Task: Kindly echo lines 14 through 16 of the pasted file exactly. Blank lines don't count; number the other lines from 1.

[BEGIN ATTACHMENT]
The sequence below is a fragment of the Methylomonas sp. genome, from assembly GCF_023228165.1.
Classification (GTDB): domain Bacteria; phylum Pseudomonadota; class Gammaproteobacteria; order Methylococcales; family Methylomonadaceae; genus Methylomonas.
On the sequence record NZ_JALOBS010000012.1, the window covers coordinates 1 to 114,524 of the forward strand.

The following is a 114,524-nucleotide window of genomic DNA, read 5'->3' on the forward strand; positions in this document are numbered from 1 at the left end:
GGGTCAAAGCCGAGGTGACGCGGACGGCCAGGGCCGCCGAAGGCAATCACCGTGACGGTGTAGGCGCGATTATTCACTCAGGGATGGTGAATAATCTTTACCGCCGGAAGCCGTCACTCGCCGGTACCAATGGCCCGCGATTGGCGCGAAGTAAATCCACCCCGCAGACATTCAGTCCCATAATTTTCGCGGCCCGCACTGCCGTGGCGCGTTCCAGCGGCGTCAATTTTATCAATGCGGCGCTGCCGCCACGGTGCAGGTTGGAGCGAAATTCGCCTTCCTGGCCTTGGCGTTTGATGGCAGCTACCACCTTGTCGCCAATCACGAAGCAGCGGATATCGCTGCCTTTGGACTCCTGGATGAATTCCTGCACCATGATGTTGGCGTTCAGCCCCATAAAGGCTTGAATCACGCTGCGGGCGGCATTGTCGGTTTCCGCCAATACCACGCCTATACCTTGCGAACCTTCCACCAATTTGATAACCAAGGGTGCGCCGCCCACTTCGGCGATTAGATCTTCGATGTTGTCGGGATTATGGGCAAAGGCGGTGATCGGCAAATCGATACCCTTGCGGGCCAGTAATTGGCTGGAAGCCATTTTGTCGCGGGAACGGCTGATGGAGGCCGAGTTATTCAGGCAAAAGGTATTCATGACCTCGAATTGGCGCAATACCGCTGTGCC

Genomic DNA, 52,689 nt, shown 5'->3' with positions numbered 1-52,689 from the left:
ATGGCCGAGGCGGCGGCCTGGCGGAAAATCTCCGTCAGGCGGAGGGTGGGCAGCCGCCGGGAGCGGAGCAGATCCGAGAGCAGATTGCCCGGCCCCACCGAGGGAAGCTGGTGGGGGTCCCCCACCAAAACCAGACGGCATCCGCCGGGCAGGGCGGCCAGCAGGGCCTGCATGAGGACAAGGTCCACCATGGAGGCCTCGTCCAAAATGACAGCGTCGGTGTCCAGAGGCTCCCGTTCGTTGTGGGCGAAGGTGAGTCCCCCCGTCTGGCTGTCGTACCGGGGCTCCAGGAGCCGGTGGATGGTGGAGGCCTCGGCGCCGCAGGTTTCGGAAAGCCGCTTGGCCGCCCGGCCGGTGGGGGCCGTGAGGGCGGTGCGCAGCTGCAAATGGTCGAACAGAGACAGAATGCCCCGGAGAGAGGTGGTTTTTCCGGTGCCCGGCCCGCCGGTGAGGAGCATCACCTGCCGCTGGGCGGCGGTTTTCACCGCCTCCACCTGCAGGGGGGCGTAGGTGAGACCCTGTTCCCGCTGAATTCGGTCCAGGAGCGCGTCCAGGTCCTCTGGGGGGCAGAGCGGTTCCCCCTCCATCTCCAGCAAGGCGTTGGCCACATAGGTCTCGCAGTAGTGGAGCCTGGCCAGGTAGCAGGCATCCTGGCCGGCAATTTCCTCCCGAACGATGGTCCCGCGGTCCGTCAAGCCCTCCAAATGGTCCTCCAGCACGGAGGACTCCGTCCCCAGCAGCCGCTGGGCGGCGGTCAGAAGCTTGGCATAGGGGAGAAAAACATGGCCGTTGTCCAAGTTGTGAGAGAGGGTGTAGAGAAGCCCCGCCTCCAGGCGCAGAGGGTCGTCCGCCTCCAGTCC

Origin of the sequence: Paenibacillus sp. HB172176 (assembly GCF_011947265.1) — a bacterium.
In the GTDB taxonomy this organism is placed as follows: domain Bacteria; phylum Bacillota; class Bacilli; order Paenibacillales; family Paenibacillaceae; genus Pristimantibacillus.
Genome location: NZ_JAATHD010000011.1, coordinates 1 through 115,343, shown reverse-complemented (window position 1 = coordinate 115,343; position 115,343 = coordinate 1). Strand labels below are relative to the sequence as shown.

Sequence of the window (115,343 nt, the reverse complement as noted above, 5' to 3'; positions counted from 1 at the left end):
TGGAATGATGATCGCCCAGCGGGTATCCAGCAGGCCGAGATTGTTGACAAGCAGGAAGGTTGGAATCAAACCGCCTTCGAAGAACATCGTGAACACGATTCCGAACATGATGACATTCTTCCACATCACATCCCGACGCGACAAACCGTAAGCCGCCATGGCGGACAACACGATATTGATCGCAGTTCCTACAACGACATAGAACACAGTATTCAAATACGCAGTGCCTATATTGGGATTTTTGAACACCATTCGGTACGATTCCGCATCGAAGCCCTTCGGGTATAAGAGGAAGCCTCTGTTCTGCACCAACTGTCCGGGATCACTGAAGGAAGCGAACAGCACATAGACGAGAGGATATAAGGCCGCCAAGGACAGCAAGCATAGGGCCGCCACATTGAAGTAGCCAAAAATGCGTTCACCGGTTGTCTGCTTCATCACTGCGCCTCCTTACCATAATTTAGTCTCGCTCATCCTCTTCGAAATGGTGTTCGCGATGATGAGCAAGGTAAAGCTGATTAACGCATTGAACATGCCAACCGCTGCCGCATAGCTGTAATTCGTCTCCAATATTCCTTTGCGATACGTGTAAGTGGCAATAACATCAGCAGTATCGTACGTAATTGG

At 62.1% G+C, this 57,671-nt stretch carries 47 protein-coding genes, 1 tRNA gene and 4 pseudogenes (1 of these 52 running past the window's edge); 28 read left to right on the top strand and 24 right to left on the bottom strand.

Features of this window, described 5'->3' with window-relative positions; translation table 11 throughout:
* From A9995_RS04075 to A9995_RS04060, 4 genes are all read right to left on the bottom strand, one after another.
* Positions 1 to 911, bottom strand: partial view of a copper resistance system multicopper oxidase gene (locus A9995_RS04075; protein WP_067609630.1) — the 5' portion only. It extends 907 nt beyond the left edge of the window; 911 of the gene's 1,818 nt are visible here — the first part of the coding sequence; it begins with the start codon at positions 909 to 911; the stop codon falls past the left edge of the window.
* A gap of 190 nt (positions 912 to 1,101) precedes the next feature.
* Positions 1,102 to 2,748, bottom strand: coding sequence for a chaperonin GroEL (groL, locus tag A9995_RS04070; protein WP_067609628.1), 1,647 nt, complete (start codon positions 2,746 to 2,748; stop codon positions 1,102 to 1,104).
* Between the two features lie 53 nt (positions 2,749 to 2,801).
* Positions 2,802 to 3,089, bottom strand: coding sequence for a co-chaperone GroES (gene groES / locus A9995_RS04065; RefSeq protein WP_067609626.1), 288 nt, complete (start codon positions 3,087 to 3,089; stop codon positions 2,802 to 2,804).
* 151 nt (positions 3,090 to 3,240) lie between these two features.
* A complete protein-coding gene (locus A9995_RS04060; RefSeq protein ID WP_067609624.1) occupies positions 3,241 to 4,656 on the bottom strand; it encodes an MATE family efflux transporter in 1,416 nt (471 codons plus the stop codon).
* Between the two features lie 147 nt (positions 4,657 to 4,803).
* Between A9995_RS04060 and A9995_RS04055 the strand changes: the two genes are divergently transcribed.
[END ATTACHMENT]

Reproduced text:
Features of this window, described 5'->3' with window-relative positions; translation table 11 throughout:
* From A9995_RS04075 to A9995_RS04060, 4 genes are all read right to left on the bottom strand, one after another.
* Positions 1 to 911, bottom strand: partial view of a copper resistance system multicopper oxidase gene (locus A9995_RS04075; protein WP_067609630.1) — the 5' portion only. It extends 907 nt beyond the left edge of the window; 911 of the gene's 1,818 nt are visible here — the first part of the coding sequence; it begins with the start codon at positions 909 to 911; the stop codon falls past the left edge of the window.